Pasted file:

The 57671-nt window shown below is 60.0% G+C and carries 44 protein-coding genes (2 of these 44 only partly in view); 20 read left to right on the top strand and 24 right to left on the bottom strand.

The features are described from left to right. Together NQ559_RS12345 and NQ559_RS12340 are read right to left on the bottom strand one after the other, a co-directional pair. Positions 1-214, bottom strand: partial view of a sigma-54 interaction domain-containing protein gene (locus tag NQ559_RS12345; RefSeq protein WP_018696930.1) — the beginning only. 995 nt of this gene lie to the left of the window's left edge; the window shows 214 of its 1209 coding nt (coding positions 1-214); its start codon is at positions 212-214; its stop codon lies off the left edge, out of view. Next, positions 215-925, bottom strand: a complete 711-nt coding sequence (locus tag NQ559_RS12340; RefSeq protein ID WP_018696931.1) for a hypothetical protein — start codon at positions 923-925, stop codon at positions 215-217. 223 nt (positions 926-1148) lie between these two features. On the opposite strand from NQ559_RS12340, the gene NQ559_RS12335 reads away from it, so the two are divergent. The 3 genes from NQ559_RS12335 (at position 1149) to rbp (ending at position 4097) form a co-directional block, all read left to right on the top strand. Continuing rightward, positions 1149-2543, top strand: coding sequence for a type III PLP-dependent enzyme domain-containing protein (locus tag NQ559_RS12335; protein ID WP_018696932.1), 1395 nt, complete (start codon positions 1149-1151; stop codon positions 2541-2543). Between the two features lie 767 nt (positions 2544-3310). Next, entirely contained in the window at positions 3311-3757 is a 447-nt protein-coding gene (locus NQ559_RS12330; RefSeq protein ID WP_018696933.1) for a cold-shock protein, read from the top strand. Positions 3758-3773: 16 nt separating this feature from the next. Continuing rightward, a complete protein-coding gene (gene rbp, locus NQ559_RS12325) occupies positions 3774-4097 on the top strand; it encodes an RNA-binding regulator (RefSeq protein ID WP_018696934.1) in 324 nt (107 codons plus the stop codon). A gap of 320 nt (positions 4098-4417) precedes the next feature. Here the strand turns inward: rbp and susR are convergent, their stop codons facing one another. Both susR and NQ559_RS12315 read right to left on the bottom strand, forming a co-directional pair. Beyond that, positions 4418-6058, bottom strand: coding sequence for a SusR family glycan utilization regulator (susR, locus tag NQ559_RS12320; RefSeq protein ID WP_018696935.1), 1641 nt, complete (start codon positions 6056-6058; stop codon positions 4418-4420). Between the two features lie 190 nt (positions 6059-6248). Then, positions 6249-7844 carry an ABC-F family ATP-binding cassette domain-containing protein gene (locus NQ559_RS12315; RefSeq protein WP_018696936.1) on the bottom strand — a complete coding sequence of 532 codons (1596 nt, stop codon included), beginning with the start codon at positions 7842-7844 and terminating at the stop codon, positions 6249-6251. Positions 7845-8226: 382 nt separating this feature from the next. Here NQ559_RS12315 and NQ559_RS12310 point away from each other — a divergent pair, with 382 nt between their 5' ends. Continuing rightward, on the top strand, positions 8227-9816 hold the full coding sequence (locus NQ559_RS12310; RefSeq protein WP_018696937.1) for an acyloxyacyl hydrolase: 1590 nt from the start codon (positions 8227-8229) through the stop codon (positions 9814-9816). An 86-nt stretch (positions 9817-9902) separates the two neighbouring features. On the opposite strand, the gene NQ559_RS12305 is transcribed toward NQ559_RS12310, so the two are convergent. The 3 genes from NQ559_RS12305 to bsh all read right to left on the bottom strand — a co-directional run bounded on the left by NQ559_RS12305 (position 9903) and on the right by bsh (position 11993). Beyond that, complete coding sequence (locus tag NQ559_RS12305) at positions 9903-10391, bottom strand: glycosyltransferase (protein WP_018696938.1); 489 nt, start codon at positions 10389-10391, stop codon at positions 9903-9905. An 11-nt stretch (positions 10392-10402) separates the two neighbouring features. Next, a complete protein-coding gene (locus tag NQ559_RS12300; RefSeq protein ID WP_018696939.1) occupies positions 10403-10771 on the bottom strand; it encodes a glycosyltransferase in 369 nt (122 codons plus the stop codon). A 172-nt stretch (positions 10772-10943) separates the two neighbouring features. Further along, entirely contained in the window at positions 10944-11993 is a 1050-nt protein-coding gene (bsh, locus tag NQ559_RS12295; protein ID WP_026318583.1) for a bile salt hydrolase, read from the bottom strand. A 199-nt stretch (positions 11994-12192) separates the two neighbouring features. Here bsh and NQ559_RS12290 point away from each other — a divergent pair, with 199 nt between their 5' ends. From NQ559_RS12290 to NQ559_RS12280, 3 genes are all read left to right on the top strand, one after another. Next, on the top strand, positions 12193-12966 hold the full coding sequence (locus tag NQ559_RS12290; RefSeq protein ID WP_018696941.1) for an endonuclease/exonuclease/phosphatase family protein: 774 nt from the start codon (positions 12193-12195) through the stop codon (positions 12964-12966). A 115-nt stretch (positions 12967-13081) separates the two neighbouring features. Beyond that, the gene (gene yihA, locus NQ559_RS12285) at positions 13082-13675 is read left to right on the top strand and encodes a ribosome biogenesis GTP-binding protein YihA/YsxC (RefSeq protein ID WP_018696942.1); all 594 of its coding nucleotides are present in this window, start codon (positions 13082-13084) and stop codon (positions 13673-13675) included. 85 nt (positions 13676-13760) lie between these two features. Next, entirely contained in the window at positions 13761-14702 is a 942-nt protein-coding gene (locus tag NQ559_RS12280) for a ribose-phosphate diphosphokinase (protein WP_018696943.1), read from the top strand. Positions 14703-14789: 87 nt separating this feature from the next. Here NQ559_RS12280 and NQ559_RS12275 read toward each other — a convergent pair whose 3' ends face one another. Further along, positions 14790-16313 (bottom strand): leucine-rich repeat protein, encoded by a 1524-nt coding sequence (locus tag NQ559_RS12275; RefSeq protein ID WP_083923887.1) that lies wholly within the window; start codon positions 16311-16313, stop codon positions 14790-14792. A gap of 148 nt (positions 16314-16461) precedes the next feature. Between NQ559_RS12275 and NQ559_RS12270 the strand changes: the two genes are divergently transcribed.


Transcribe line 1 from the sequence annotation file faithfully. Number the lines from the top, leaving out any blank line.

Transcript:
The 57671-nt window shown below is 60.0% G+C and carries 44 protein-coding genes (2 of these 44 only partly in view); 20 read left to right on the top strand and 24 right to left on the bottom strand.